Archive for November, 2012

I went out into the woods to spend some time hunting with Bob. I, however, was hunting with a camera. Bob was hoping to see a buck.

DSC_0021  The frost was a hard frost as we ascended a gas line to hunt the area where I bagged the buck on the first day. If one would step on exposed soil the loud crack of frost permeated ground could be heard for quite a distance. the walk needed to stay on the grassy and leaf-covered ares of the gas line.

The day was turning into a beautiful calm and sunny day as the hunt began. I situated Bob and a likely spot. Here he could see around and watch birds and squirrels  as these critters filled the time. I began walking about in hopes of moving some deer around. On one of these jaunts, memories were flooding back on past days afield. I was remembering a situation whereas the landowners grandson had harvested a buck at this site. I turned to look right and the orange colors shouted from a tree! There was Jon! We spent about 15 minutes talking and teasing before we went our separate ways.

White Pine Cone

White Pine Cone

I had seen a couple of deer and Bob saw about five. One was a half-rack buck. I am sure this was one of those I had been seeing off and on all fall. I always enjoy time in the woods.

DSC_0034   We quit hunting prior to noon enjoying some sloppy-joe sandwiches my mother had made.


A tradition of mine in regards to deer hunting is to return all left over parts back to nature. Another tradition is to hang a rib cage in a tree at my residence. Although, many might think this as being weird or disgusting I find a sense of satisfaction in doing so. Many small birds as the winter strengthens in cold and snow find calorie-producing food from this act. Crows enjoy feasting. An added treat for me are the constant red-tailed hawks that enjoy the easily obtainable food source. An added bonus is that some rabbit or bird will enjoy more time as a living creature rather than a food supply.                                                                                                                                             DSC_0036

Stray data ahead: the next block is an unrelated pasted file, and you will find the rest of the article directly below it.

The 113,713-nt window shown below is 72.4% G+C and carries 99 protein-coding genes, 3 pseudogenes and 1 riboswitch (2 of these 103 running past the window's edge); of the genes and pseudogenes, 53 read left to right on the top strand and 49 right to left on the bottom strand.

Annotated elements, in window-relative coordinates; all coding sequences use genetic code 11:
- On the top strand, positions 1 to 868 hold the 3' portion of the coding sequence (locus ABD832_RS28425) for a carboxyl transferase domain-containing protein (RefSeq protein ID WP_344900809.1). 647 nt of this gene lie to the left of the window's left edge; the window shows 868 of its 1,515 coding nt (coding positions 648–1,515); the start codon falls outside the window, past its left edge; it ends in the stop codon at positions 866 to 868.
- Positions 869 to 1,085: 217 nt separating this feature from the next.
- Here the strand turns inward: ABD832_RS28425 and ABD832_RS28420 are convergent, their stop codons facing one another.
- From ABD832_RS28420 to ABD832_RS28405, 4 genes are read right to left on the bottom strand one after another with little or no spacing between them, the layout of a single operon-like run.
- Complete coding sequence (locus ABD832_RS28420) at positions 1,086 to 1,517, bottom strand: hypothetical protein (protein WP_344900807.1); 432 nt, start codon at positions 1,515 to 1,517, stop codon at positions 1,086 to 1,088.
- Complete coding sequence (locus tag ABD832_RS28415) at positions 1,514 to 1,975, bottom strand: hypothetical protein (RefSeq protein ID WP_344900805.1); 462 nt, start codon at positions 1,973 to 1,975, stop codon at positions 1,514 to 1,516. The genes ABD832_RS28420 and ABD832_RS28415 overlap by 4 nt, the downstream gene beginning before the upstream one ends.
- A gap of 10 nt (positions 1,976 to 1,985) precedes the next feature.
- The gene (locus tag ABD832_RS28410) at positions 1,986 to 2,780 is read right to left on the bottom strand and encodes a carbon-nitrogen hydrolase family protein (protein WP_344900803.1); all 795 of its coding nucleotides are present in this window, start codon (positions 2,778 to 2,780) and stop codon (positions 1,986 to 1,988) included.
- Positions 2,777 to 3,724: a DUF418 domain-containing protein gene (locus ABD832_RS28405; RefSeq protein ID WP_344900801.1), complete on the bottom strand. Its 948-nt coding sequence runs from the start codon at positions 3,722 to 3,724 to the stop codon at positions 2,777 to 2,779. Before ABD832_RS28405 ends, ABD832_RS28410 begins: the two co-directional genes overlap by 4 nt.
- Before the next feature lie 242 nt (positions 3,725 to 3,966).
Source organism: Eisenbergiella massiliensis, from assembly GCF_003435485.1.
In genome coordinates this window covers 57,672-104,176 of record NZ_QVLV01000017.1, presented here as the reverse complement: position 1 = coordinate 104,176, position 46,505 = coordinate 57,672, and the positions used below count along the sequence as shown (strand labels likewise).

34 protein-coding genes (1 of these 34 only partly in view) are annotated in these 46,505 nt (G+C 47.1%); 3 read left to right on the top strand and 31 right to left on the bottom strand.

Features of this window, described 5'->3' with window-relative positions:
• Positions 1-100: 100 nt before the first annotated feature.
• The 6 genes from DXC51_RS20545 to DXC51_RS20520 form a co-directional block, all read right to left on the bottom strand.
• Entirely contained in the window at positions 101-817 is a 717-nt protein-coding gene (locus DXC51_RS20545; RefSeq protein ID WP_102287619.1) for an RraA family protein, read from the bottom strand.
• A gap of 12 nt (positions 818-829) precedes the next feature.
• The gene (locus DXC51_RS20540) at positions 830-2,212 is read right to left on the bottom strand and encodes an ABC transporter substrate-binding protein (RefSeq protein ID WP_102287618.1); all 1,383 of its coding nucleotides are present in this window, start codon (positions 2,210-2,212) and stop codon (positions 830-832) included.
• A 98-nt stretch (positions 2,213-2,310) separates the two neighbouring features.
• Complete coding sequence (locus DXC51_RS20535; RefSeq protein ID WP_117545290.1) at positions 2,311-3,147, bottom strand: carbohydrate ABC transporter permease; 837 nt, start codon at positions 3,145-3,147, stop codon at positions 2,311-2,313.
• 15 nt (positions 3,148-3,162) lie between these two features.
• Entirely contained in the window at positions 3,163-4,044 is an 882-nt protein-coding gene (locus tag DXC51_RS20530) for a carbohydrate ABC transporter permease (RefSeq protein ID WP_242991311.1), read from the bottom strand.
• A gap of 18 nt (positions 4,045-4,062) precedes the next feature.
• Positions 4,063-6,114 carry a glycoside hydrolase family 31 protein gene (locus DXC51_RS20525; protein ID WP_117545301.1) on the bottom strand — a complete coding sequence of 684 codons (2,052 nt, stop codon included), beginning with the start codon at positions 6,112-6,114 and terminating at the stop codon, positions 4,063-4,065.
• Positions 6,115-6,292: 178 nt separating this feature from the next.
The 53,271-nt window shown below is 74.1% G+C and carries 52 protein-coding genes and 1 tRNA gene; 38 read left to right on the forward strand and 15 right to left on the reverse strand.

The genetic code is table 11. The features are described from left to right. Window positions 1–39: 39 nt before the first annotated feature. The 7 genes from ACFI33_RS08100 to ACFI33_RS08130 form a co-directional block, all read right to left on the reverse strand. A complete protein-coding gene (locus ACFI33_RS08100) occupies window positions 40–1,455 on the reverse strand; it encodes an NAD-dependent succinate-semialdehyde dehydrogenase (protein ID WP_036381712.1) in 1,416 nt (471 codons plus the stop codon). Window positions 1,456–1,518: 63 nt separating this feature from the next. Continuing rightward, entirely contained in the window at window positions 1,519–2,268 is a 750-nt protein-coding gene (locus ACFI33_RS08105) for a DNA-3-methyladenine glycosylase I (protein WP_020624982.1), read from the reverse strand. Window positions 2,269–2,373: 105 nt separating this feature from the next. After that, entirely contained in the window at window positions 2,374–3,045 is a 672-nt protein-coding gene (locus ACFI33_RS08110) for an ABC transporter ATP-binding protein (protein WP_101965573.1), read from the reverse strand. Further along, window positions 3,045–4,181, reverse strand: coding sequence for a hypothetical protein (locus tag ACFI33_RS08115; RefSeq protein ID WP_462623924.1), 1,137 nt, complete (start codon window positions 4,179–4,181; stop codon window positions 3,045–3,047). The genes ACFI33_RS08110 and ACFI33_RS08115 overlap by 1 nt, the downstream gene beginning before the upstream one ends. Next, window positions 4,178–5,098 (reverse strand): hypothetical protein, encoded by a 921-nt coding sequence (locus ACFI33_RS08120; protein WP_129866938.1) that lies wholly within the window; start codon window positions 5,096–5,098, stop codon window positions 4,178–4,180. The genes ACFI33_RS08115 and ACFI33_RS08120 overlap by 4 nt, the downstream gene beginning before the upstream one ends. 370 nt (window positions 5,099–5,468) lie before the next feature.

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First Day Buck Season

Brown Creeper

The annual Pennsylvania Buck Season began today. I wasn’t feeling all that excited about hunting this morning. I was more thrilled with the prospect of getting some decent wildlife photos. There are a number of reasons of my lack of enthusiasm. One reason is the fact my freezer is full of red stag meat! Regardless, I arrived in the area where I traditionally hunt deer later than normal for me. I had walked about 500 feet when the 2012 season opener legal time arrived. I watched a turkey explode from a tree and fly across Cherry Run onto the opposite hillside.

Red-Breasted Nuthatch